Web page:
This past summer, a number of people from my church went on a tour of Israel. On their return, one of the pastors was marveling at the great distance that Jesus was required to walk on the morning of his crucifixion. Of course, it is not possible to say with total certainty what route He took that morning, but I believe with a little research it is possible to make some fairly good guesses. The relevant passages in Scripture are Matthew 26:17-27:45; Mark 14:12-15:37; Luke 22:7-23:51; and John 13:2-19:38.
The paragraph numbers below correspond to points on the accompanying map.
- The Upper Room – The trek, of course, began at the Upper Room. Most of the sites visited can be located today with some degree of confidence. Not so the Upper Room. Church tradition places it at the site of the Church of the Apostles on Mt. Zion, in the southwestern quarter of the city, in an upper story directly above the traditional location of the Tomb of David. I don’t believe that this is the correct location of either shrine. David’s real tomb was probably in a known cave complex on the southeastern slope of the City of David, but the Upper Room could be anywhere in the city. Due to the proximity of the Gihon Spring and given that the host was described as a man carrying a jar of water, some authors tentatively place it on the Ophel, south of the Temple Mount; however, everybody in Jerusalem had to fetch water, and the room was described as “large”, leading me to place it somewhere in the more upscale Upper or Lower City (the Western Hill or the Tyropoeon Valley). After killing the sacrifices on Thursday, Nisan 14 (probably April 4, AD 30), food for the Seder had to be prepared and the Sabbath candles lit before sundown. Then the meal could begin during the twilight period. Most celebrations wrapped up at around midnight and the celebrants went outside, either into the streets or onto the roofs, to join in citywide singing of the Hallel psalms.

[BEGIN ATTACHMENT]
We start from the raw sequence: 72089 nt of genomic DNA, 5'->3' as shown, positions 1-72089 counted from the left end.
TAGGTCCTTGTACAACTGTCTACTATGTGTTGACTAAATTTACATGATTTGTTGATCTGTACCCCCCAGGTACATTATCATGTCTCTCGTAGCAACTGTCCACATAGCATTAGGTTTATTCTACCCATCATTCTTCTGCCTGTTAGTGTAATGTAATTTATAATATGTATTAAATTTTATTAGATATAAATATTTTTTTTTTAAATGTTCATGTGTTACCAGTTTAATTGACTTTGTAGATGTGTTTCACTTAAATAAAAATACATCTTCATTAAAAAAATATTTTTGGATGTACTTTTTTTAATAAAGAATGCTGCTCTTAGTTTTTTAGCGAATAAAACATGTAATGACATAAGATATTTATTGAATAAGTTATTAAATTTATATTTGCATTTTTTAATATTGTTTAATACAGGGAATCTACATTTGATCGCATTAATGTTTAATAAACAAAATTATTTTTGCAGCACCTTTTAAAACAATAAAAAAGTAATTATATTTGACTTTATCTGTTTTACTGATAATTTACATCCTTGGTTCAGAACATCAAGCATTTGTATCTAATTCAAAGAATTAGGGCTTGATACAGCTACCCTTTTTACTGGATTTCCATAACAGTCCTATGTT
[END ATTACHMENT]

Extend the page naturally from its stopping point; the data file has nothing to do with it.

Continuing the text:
- The Mount of Olives – After singing the Hallel, Jesus and his party adjourned to the Mount of Olives, presumably leaving the City of David via the Water Gate, above Gihon Spring. There was most likely a switch-back road descending from the gate into the Kidron Valley below, intersecting with a road running along the valley floor. Matthew and Mark describe this stage of the trek similarly: as they arrived at The Mount of Olives, Jesus prophesied that his apostles would lose faith in him that night. He quoted from the apocalyptic 13th chapter of Zechariah which speaks of the End of Days (acharit hyamim). At that time, the people in the Land will be scattered, with 2/3 of them purged and those who remain purified. He then said that after His resurrection He would meet the disciples in Galilee. At this point, we see the exchange with Peter, when his threefold denial is foretold. They then proceeded on to Gethsemane. Luke only says that Jesus told them to pray that they might not be put to the test. He then went “about a stone’s throw away” to pray—presumably the John 17 prayer—and returned to find them sleeping. John’s account is quite different. There is no clear transition from the Upper Room to the Mount of Olives. Chapters 13 through 17 cover in great detail the exhortations and warnings to the disciples, and Jesus’ prayer. Given only this passage, one would conclude that the entire conversation, including the prayer, took place around the Seder table, though that is not actually stated. From this passage it appears that the exchange with Peter occurred near the end of the Seder, in the Upper Room. Conservative hermeneutics, based on examination of ancient literary practices, allows conversations to be paraphrased and chronologies to be out of order, as long as the message is not distorted by doing so, so this part of the conversation could have taken place in either location. Another likely possibility is that Jesus said the same thing twice in order to drive the point home to Peter.